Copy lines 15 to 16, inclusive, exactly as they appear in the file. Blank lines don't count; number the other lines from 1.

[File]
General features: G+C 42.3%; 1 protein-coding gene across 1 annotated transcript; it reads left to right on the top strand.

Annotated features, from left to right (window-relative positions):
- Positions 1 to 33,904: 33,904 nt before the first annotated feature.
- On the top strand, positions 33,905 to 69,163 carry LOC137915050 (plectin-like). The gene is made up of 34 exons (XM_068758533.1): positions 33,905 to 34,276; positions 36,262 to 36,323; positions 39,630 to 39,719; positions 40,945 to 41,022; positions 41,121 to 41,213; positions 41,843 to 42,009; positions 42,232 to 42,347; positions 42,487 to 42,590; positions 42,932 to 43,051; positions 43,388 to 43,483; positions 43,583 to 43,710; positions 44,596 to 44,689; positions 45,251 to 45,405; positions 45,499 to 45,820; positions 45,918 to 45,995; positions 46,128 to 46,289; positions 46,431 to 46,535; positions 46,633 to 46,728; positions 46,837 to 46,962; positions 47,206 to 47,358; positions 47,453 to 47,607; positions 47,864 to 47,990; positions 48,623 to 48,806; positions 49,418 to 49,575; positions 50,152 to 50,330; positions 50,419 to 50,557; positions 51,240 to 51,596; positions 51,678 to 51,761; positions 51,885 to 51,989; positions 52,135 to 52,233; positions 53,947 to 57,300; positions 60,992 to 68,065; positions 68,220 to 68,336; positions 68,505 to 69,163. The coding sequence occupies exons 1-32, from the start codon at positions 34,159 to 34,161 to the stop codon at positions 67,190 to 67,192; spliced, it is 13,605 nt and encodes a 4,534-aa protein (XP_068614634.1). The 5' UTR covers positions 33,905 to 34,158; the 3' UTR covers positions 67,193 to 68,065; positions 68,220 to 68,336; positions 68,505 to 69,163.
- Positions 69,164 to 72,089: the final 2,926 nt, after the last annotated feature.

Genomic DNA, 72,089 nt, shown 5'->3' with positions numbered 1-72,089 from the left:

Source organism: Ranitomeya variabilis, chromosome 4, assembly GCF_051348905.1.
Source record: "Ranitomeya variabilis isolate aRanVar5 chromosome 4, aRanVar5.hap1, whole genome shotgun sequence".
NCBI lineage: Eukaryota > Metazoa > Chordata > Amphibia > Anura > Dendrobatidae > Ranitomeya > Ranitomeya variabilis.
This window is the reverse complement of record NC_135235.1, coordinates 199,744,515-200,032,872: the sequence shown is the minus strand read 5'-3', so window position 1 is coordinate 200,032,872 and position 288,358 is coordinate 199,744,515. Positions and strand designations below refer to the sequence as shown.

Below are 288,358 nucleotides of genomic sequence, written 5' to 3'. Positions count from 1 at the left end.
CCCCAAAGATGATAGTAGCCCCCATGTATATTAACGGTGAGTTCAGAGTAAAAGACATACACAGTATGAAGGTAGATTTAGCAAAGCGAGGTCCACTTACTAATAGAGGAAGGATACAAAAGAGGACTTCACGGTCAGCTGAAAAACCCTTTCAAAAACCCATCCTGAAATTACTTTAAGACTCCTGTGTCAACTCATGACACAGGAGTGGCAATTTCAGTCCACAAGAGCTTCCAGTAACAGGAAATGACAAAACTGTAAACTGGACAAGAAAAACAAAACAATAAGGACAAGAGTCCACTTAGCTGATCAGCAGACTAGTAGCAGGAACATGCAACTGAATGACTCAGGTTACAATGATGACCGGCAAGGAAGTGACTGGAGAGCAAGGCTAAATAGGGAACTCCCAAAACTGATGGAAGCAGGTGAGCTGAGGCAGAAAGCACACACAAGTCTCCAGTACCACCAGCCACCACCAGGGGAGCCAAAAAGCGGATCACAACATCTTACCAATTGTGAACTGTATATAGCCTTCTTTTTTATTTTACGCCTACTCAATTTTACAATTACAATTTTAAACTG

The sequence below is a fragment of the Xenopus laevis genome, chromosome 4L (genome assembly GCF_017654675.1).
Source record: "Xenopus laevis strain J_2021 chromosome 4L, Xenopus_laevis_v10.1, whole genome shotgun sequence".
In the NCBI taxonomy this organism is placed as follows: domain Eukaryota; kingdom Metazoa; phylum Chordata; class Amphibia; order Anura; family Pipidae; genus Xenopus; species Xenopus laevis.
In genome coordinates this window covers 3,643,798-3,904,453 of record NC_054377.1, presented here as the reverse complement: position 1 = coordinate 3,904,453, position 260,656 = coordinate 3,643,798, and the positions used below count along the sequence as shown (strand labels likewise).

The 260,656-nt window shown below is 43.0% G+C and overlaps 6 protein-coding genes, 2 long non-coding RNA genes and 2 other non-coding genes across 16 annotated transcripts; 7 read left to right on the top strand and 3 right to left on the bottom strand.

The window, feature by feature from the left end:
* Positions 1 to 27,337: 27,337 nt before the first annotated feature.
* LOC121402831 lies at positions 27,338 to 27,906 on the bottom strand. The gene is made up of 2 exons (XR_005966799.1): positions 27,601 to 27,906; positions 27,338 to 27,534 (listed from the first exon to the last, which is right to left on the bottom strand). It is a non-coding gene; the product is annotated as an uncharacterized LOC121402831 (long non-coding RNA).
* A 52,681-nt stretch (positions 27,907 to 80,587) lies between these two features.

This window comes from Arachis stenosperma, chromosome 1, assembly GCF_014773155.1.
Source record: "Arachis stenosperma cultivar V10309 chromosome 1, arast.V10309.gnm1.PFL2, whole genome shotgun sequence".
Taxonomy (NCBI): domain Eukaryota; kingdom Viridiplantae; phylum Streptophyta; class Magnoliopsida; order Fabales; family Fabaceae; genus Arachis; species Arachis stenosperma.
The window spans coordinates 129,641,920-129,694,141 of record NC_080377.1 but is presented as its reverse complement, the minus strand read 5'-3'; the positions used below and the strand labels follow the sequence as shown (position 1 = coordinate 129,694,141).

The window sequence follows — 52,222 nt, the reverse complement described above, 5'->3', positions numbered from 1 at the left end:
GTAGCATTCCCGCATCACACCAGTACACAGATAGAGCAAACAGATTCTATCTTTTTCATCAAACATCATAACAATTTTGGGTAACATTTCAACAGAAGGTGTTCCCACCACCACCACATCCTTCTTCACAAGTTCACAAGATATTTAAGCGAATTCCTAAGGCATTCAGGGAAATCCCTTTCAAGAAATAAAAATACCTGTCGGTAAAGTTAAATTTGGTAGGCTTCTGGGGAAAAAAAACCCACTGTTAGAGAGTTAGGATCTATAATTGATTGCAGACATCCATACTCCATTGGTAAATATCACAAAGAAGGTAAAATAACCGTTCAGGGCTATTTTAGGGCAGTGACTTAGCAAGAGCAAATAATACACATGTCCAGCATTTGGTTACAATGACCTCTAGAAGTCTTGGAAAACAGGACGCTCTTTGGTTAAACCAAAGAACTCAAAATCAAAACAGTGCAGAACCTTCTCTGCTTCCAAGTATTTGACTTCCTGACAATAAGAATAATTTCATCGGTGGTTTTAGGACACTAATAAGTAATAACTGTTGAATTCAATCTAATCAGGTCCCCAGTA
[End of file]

In the NCBI taxonomy this organism is placed as follows: domain Eukaryota; kingdom Metazoa; phylum Chordata; class Amphibia; order Anura; family Pipidae; genus Xenopus; species Xenopus laevis.
In genome coordinates this window covers 3,643,798-3,904,453 of record NC_054377.1, presented here as the reverse complement: position 1 = coordinate 3,904,453, position 260,656 = coordinate 3,643,798, and the positions used below count along the sequence as shown (strand labels likewise).